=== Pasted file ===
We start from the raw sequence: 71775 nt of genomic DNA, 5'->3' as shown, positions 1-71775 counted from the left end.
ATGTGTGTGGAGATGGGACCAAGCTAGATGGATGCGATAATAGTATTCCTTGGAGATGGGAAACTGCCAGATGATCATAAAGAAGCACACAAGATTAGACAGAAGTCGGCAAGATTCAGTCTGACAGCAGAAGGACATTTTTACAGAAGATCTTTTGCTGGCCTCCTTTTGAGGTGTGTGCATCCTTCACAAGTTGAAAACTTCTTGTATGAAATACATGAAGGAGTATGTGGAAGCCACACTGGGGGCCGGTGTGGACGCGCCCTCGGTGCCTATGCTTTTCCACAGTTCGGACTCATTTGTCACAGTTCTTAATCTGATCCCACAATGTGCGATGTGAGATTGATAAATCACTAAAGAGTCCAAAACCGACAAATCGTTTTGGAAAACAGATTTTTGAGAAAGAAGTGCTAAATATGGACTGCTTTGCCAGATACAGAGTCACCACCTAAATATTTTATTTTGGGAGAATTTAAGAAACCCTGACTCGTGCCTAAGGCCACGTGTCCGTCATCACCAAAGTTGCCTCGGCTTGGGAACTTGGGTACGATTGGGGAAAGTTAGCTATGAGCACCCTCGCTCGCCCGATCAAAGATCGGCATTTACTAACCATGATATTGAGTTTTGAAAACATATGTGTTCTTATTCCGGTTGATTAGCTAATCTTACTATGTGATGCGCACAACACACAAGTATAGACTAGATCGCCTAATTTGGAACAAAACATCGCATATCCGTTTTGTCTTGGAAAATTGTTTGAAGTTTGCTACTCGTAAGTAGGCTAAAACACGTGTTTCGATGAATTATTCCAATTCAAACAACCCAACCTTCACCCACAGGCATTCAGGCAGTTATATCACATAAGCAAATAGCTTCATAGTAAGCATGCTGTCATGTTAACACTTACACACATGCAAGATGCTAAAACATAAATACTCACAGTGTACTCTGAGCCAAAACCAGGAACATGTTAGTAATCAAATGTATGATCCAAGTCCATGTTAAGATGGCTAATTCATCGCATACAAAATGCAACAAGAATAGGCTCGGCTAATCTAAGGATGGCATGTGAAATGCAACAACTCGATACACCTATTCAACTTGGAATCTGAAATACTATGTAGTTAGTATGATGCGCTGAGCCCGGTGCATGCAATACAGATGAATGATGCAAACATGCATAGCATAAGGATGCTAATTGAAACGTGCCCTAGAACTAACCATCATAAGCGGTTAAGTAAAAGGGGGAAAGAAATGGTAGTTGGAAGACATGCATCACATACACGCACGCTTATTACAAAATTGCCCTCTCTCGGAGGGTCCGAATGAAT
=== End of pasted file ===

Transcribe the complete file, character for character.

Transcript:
We start from the raw sequence: 71775 nt of genomic DNA, 5'->3' as shown, positions 1-71775 counted from the left end.
ATGTGTGTGGAGATGGGACCAAGCTAGATGGATGCGATAATAGTATTCCTTGGAGATGGGAAACTGCCAGATGATCATAAAGAAGCACACAAGATTAGACAGAAGTCGGCAAGATTCAGTCTGACAGCAGAAGGACATTTTTACAGAAGATCTTTTGCTGGCCTCCTTTTGAGGTGTGTGCATCCTTCACAAGTTGAAAACTTCTTGTATGAAATACATGAAGGAGTATGTGGAAGCCACACTGGGGGCCGGTGTGGACGCGCCCTCGGTGCCTATGCTTTTCCACAGTTCGGACTCATTTGTCACAGTTCTTAATCTGATCCCACAATGTGCGATGTGAGATTGATAAATCACTAAAGAGTCCAAAACCGACAAATCGTTTTGGAAAACAGATTTTTGAGAAAGAAGTGCTAAATATGGACTGCTTTGCCAGATACAGAGTCACCACCTAAATATTTTATTTTGGGAGAATTTAAGAAACCCTGACTCGTGCCTAAGGCCACGTGTCCGTCATCACCAAAGTTGCCTCGGCTTGGGAACTTGGGTACGATTGGGGAAAGTTAGCTATGAGCACCCTCGCTCGCCCGATCAAAGATCGGCATTTACTAACCATGATATTGAGTTTTGAAAACATATGTGTTCTTATTCCGGTTGATTAGCTAATCTTACTATGTGATGCGCACAACACACAAGTATAGACTAGATCGCCTAATTTGGAACAAAACATCGCATATCCGTTTTGTCTTGGAAAATTGTTTGAAGTTTGCTACTCGTAAGTAGGCTAAAACACGTGTTTCGATGAATTATTCCAATTCAAACAACCCAACCTTCACCCACAGGCATTCAGGCAGTTATATCACATAAGCAAATAGCTTCATAGTAAGCATGCTGTCATGTTAACACTTACACACATGCAAGATGCTAAAACATAAATACTCACAGTGTACTCTGAGCCAAAACCAGGAACATGTTAGTAATCAAATGTATGATCCAAGTCCATGTTAAGATGGCTAATTCATCGCATACAAAATGCAACAAGAATAGGCTCGGCTAATCTAAGGATGGCATGTGAAATGCAACAACTCGATACACCTATTCAACTTGGAATCTGAAATACTATGTAGTTAGTATGATGCGCTGAGCCCGGTGCATGCAATACAGATGAATGATGCAAACATGCATAGCATAAGGATGCTAATTGAAACGTGCCCTAGAACTAACCATCATAAGCGGTTAAGTAAAAGGGGGAAAGAAATGGTAGTTGGAAGACATGCATCACATACACGCACGCTTATTACAAAATTGCCCTCTCTCGGAGGGTCCGAATGAAT